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SweetCycle bringing unique style to Highland Park

Recent Chattanooga transplants Christine Doyle and Annie Oxenfeld don’t think people should have to choose between looking good, looking professional or wearing environmentally friendly clothing.

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SweetCycle Apparel owners and designers Annie Oxenfeld, left, and Christine Doyle showcase some of their small business’s fashions. According to them, their aesthetic is a blend of classic, trendy and retro. They said they pride themselves on affordable vintage and upcycled items that flatter a variety of body types and sizes.

One piece from their line of handmade vintage and upcycled custom clothing, called Sweetcycle Apparel, can have all of those qualities at once without breaking the bank, they said.

“We make dresses, skirts, shorts, reworked T-shirts and plan on making hoodies in the fall,” said Oxenfeld. “We make everything by hand and we have a retro-inspired aesthetic with a modern edge.”

After an extended trip abroad where the business partners lived out of backpacks and found themselves trading clothing pieces with other travelers or using scraps of fabric to embellish an existing outfit, they were inspired to turn their skills into a business by starting SweetCycle Apparel in Portland, Ore.

After success selling their apparel at boutiques in Cleveland, Asheville and online, Oxenfeld and Doyle decided to head South to launch the business full-time out of a studio space in Highland Park.

“What drew us to Chattanooga is the opportunity to be a part of forward movement going on here,” said Oxenfeld. “Five years from now, I think Chattanooga is going to be a totally different place.”

She moved to Chattanooga in September and Doyle moved to the Scenic City about a month ago, and together they are currently working to develop the studio space, begin sales at the Chattanooga Market and possibly bring an outdoor fashion show to the city.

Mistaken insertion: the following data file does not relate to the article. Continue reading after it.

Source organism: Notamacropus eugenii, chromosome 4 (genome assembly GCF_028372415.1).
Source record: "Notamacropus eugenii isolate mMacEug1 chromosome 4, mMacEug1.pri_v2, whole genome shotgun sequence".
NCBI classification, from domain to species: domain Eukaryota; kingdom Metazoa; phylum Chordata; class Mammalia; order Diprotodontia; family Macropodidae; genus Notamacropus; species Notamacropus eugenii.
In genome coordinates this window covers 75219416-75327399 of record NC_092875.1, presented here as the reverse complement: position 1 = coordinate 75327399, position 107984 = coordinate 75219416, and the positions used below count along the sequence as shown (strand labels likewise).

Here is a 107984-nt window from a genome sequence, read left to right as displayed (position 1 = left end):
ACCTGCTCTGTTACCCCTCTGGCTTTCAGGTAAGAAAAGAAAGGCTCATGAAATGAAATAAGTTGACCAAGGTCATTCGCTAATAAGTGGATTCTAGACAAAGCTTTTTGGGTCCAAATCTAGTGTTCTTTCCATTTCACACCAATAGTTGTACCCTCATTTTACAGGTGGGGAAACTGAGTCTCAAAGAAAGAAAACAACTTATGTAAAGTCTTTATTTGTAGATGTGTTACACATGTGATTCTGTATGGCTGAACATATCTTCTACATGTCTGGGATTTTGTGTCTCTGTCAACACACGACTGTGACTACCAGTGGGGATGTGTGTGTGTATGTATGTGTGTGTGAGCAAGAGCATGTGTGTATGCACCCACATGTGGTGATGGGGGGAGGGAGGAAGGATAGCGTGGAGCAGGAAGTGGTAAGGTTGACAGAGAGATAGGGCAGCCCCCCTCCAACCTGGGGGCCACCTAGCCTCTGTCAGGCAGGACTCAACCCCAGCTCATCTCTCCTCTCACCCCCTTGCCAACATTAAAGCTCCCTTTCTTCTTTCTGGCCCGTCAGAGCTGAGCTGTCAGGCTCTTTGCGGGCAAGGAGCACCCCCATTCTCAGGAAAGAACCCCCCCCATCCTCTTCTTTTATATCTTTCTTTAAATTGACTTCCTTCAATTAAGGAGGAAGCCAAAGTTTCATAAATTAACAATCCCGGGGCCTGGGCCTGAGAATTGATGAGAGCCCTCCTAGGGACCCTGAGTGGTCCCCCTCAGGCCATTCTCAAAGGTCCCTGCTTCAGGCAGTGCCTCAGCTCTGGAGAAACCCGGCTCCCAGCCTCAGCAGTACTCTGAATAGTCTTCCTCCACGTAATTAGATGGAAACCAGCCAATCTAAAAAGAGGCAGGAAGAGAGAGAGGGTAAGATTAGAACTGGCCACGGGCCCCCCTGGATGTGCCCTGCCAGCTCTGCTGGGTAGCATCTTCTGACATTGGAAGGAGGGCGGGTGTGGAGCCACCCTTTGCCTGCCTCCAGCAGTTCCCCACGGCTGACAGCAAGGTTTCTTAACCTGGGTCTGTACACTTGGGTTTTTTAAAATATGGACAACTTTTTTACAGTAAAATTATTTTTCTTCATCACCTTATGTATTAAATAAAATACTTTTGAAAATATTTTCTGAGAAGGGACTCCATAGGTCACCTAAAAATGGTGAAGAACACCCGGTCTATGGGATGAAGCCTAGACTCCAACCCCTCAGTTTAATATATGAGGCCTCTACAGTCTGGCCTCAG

“We’re serious about bringing independent fashion flavor to Chattanooga,” said Doyle. “We’re excited to explore the city’s energy and I love how excited and open people are.”

With a wide variety of styles ranging from classic A-lines to mod, Doyle said she and Oxenfeld work to create undeniably fashionable clothes that combine elements of classic style and current trends.

“We are both fans of independent fashion, but we found there was a lack of high fashion in upcycled designs,” said Doyle. “Women like to shop at vintage and resale shops but what I always hear women saying is that they don’t want to look dated. We take quality clothes, deconstruct them and reconstruct them in a way to make a more timeless style.”

In addition to clean lines and timeless styles, Doyle and Oxenfeld agree that their designs also highlight an emphasis on custom details, an affordable price point and flattering fits for all body types.

“For instance, at Chatty Crafty we had a lot of customers who came to the booth who were a little intimidated, because to them upcycled and vintage sounded exclusive,” said Oxenfeld. “But we don’t want the line to be exclusive. There was a woman who was close to tears because she loved our stuff and for the first time vintage and handmade clothes fit her.”

Doyle said they make clothing from petite sizes up to a size 20 equivalency, and she and Oxenfeld are serious about making customers feel confident in the clothing they make.

“We want our customers to feel special and unique in their clothes,” said Oxenfeld. “There’s nothing better than seeing someone rock their own unique style.”

For now the best place to check out SweetCycle Apparel is online at www.sweetcycleapparel.com or at Leo Handmade Gallery and Boutique on Frazier Avenue, but in the future people can make appointments at the studio to try clothing on, said Doyle.

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